An important question here is the pace of change, since it takes time for such a wholesale change in a region’s agricultural base. It is driven by a series of inexorable increases … the cost of bringing in water, frequency of shortfalls of water supply, the cost of exporting the current agricultural products, the cost of producing feedlot cattle with oil-fed corn and soybeans, the cost of importing food over large distance. Having something substantial to trade, which is growing in value along with these growing costs, can easily be the difference between a painful and bumpy transition and the catastrophic collapse described by Knustler.
The Southwest will have something to export to pay for net food imports … Energy. Not, of course, with current population levels at current rates of consumption … the comparison here is with the almost total collapse under Knustler’s Long Emergency. By comparison to that, the region can sustain a larger population, meeting a local food supply deficit by trading Energy for food imported from rainfed croplands east of the Mississippi.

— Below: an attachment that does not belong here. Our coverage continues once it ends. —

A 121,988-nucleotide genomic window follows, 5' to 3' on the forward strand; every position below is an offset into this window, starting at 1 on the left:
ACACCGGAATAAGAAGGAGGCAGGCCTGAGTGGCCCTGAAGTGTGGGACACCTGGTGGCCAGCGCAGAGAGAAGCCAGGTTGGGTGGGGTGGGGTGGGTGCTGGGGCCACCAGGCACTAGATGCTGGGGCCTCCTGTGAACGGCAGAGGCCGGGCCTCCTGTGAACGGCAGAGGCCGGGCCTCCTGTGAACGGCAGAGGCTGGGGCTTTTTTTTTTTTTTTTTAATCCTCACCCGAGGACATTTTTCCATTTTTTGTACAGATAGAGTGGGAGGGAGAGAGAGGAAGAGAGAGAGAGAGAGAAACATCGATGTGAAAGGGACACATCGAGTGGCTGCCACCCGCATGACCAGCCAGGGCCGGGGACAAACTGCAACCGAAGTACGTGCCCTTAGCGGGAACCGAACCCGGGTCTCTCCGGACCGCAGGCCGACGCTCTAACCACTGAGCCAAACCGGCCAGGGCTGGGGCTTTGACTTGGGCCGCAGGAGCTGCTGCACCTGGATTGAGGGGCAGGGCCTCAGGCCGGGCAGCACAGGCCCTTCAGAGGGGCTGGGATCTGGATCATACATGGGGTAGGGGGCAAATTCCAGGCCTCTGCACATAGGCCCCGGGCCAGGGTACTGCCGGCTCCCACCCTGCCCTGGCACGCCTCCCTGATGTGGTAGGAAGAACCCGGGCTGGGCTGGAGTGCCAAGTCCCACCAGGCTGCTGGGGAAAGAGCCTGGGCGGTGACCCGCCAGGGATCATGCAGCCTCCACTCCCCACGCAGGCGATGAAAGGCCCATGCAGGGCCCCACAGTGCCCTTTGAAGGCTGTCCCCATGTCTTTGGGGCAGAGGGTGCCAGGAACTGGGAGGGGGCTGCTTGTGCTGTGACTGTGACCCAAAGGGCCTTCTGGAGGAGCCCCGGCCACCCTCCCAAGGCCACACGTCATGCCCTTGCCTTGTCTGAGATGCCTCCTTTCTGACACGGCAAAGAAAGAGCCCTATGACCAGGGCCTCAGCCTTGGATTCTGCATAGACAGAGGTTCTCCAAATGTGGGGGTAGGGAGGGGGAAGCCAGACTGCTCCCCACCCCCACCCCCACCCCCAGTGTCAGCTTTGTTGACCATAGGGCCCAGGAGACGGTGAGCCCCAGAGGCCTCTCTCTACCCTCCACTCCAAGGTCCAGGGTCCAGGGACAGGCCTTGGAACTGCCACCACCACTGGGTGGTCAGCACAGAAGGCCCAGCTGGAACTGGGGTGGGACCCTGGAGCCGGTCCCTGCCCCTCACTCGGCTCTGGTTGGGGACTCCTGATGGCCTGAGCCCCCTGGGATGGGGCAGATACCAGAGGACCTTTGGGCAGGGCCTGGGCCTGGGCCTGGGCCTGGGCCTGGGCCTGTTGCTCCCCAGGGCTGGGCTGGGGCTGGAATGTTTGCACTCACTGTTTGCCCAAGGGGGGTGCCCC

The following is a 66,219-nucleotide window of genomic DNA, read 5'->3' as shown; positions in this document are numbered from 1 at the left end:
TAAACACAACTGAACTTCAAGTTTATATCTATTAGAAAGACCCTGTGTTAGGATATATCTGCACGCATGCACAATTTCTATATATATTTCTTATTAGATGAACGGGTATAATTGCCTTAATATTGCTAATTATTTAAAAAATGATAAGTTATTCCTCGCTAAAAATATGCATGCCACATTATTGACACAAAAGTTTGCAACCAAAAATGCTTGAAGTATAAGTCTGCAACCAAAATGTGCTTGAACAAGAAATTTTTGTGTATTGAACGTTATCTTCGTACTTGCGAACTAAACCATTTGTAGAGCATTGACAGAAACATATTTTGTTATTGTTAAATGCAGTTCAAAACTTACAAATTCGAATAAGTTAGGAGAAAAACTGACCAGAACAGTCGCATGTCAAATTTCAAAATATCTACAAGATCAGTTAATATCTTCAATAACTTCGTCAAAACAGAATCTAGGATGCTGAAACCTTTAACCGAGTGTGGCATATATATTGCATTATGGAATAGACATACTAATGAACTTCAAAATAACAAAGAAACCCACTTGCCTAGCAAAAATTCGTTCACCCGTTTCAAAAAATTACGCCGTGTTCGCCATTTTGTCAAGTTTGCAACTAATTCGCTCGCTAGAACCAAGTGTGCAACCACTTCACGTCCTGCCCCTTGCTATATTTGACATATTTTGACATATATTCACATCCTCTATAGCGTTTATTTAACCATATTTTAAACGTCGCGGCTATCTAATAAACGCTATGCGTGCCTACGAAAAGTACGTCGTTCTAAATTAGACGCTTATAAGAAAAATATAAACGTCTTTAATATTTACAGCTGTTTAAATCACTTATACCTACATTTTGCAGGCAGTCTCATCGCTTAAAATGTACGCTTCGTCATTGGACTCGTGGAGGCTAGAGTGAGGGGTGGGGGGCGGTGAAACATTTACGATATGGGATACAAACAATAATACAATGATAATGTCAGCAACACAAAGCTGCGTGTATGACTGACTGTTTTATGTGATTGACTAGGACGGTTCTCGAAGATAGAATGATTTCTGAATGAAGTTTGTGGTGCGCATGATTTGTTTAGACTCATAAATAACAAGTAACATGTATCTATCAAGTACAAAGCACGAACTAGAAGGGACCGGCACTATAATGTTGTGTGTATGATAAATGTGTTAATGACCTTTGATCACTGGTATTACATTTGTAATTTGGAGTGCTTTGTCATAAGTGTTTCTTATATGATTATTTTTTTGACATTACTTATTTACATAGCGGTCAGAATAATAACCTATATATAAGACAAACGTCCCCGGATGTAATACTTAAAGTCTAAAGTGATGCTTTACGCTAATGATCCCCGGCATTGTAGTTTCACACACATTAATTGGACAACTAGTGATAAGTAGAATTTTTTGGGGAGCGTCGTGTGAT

Of course, how much population this supports depends on how the income generated by the Energy production is distributed. The fact that energy exports could be used to sustain a population level greater than the local carrying capacity under autarky is not assurance that it will be used that way. The argument here is simply that the situation does not necessarily have to be as dire as painted in the Long Emergency.
Knustler paints the picture of the West in broad strokes, after having painted the collapse of the Southwest and the sinking of the Southeast into neo-feudalism with some attention to detail. There won’t be any way to grow crops outside the limit of rain-fed agriculture (which itself may shift east in response to global warming), and there will be little to mine, so there won’t be much out in the West except possibly some Native Americans going back to the old ways and some others following their example.